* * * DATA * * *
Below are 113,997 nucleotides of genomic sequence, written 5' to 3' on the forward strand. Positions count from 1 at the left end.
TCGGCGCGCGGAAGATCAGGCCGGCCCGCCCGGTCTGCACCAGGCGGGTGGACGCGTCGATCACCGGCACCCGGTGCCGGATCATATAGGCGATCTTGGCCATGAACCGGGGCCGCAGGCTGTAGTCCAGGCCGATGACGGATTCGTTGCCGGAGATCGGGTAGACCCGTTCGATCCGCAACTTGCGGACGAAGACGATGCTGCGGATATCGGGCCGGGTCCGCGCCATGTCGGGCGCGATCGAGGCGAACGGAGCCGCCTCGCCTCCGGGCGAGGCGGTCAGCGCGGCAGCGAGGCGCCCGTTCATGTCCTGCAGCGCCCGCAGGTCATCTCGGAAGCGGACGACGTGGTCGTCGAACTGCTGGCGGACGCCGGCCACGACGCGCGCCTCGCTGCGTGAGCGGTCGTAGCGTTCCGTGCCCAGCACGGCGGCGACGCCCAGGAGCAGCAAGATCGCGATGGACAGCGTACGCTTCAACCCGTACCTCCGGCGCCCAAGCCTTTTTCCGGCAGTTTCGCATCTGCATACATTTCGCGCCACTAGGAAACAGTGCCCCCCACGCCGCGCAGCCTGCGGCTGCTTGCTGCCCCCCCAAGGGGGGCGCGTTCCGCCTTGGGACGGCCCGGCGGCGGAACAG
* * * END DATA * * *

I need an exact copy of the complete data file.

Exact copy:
Below are 113,997 nucleotides of genomic sequence, written 5' to 3' on the forward strand. Positions count from 1 at the left end.
TCGGCGCGCGGAAGATCAGGCCGGCCCGCCCGGTCTGCACCAGGCGGGTGGACGCGTCGATCACCGGCACCCGGTGCCGGATCATATAGGCGATCTTGGCCATGAACCGGGGCCGCAGGCTGTAGTCCAGGCCGATGACGGATTCGTTGCCGGAGATCGGGTAGACCCGTTCGATCCGCAACTTGCGGACGAAGACGATGCTGCGGATATCGGGCCGGGTCCGCGCCATGTCGGGCGCGATCGAGGCGAACGGAGCCGCCTCGCCTCCGGGCGAGGCGGTCAGCGCGGCAGCGAGGCGCCCGTTCATGTCCTGCAGCGCCCGCAGGTCATCTCGGAAGCGGACGACGTGGTCGTCGAACTGCTGGCGGACGCCGGCCACGACGCGCGCCTCGCTGCGTGAGCGGTCGTAGCGTTCCGTGCCCAGCACGGCGGCGACGCCCAGGAGCAGCAAGATCGCGATGGACAGCGTACGCTTCAACCCGTACCTCCGGCGCCCAAGCCTTTTTCCGGCAGTTTCGCATCTGCATACATTTCGCGCCACTAGGAAACAGTGCCCCCCACGCCGCGCAGCCTGCGGCTGCTTGCTGCCCCCCCAAGGGGGGCGCGTTCCGCCTTGGGACGGCCCGGCGGCGGAACAG